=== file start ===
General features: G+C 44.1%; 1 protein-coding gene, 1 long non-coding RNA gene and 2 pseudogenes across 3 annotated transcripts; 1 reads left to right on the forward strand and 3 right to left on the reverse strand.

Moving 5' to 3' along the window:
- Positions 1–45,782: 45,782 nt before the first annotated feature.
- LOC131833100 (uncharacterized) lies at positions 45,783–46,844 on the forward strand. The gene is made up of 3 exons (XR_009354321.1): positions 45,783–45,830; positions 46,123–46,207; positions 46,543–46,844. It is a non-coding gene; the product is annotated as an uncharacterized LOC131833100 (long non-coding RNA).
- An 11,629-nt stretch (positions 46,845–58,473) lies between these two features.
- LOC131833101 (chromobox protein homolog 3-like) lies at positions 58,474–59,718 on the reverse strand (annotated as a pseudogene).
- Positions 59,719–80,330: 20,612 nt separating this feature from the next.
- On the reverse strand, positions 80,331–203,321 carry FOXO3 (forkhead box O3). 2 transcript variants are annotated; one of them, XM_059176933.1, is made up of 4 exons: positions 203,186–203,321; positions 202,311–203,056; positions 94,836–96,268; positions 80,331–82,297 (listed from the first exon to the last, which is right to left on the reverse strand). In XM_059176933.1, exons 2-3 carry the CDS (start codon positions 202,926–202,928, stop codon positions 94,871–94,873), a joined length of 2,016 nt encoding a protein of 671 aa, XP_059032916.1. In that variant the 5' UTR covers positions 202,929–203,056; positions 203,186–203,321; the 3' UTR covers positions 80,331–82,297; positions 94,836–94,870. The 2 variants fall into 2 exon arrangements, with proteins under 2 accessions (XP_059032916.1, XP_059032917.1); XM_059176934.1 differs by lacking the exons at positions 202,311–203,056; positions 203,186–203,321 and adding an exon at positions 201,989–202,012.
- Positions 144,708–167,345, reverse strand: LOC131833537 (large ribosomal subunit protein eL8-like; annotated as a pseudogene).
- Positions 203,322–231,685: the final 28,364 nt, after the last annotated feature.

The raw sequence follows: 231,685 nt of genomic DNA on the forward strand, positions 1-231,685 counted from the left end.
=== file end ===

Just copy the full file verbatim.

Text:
General features: G+C 44.1%; 1 protein-coding gene, 1 long non-coding RNA gene and 2 pseudogenes across 3 annotated transcripts; 1 reads left to right on the forward strand and 3 right to left on the reverse strand.

Moving 5' to 3' along the window:
- Positions 1–45,782: 45,782 nt before the first annotated feature.
- LOC131833100 (uncharacterized) lies at positions 45,783–46,844 on the forward strand. The gene is made up of 3 exons (XR_009354321.1): positions 45,783–45,830; positions 46,123–46,207; positions 46,543–46,844. It is a non-coding gene; the product is annotated as an uncharacterized LOC131833100 (long non-coding RNA).
- An 11,629-nt stretch (positions 46,845–58,473) lies between these two features.
- LOC131833101 (chromobox protein homolog 3-like) lies at positions 58,474–59,718 on the reverse strand (annotated as a pseudogene).
- Positions 59,719–80,330: 20,612 nt separating this feature from the next.
- On the reverse strand, positions 80,331–203,321 carry FOXO3 (forkhead box O3). 2 transcript variants are annotated; one of them, XM_059176933.1, is made up of 4 exons: positions 203,186–203,321; positions 202,311–203,056; positions 94,836–96,268; positions 80,331–82,297 (listed from the first exon to the last, which is right to left on the reverse strand). In XM_059176933.1, exons 2-3 carry the CDS (start codon positions 202,926–202,928, stop codon positions 94,871–94,873), a joined length of 2,016 nt encoding a protein of 671 aa, XP_059032916.1. In that variant the 5' UTR covers positions 202,929–203,056; positions 203,186–203,321; the 3' UTR covers positions 80,331–82,297; positions 94,836–94,870. The 2 variants fall into 2 exon arrangements, with proteins under 2 accessions (XP_059032916.1, XP_059032917.1); XM_059176934.1 differs by lacking the exons at positions 202,311–203,056; positions 203,186–203,321 and adding an exon at positions 201,989–202,012.
- Positions 144,708–167,345, reverse strand: LOC131833537 (large ribosomal subunit protein eL8-like; annotated as a pseudogene).
- Positions 203,322–231,685: the final 28,364 nt, after the last annotated feature.

The raw sequence follows: 231,685 nt of genomic DNA on the forward strand, positions 1-231,685 counted from the left end.